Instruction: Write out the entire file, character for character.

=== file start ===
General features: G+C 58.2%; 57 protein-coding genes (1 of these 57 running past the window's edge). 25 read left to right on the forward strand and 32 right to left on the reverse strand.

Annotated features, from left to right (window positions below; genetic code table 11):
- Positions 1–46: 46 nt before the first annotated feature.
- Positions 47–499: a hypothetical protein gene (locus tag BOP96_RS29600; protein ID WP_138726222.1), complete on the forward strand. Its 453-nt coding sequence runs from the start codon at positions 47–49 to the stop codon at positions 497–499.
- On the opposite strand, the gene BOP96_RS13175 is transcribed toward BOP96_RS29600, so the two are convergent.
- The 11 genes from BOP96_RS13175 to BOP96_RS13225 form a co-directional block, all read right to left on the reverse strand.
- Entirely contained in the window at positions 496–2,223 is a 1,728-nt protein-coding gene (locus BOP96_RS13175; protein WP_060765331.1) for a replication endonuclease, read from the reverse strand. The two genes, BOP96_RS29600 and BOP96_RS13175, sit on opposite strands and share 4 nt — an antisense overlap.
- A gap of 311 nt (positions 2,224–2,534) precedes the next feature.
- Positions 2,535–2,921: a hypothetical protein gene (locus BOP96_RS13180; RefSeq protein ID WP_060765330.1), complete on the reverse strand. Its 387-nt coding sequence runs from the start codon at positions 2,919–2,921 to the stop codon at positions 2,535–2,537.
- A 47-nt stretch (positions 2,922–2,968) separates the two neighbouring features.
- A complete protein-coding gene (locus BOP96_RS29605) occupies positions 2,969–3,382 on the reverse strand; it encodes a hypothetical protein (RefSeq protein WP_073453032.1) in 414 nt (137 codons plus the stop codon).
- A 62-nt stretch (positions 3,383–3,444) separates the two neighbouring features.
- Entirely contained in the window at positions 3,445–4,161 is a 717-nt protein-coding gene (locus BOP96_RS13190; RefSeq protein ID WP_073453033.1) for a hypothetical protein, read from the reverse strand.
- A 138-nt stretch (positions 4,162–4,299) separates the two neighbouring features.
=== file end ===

General features: G+C 58.2%; 57 protein-coding genes (1 of these 57 running past the window's edge). 25 read left to right on the forward strand and 32 right to left on the reverse strand.

Annotated features, from left to right (window positions below; genetic code table 11):
- Positions 1–46: 46 nt before the first annotated feature.
- Positions 47–499: a hypothetical protein gene (locus tag BOP96_RS29600; protein ID WP_138726222.1), complete on the forward strand. Its 453-nt coding sequence runs from the start codon at positions 47–49 to the stop codon at positions 497–499.
- On the opposite strand, the gene BOP96_RS13175 is transcribed toward BOP96_RS29600, so the two are convergent.
- The 11 genes from BOP96_RS13175 to BOP96_RS13225 form a co-directional block, all read right to left on the reverse strand.
- Entirely contained in the window at positions 496–2,223 is a 1,728-nt protein-coding gene (locus BOP96_RS13175; protein WP_060765331.1) for a replication endonuclease, read from the reverse strand. The two genes, BOP96_RS29600 and BOP96_RS13175, sit on opposite strands and share 4 nt — an antisense overlap.
- A gap of 311 nt (positions 2,224–2,534) precedes the next feature.
- Positions 2,535–2,921: a hypothetical protein gene (locus BOP96_RS13180; RefSeq protein ID WP_060765330.1), complete on the reverse strand. Its 387-nt coding sequence runs from the start codon at positions 2,919–2,921 to the stop codon at positions 2,535–2,537.
- A 47-nt stretch (positions 2,922–2,968) separates the two neighbouring features.
- A complete protein-coding gene (locus BOP96_RS29605) occupies positions 2,969–3,382 on the reverse strand; it encodes a hypothetical protein (RefSeq protein WP_073453032.1) in 414 nt (137 codons plus the stop codon).
- A 62-nt stretch (positions 3,383–3,444) separates the two neighbouring features.
- Entirely contained in the window at positions 3,445–4,161 is a 717-nt protein-coding gene (locus BOP96_RS13190; RefSeq protein ID WP_073453033.1) for a hypothetical protein, read from the reverse strand.
- A 138-nt stretch (positions 4,162–4,299) separates the two neighbouring features.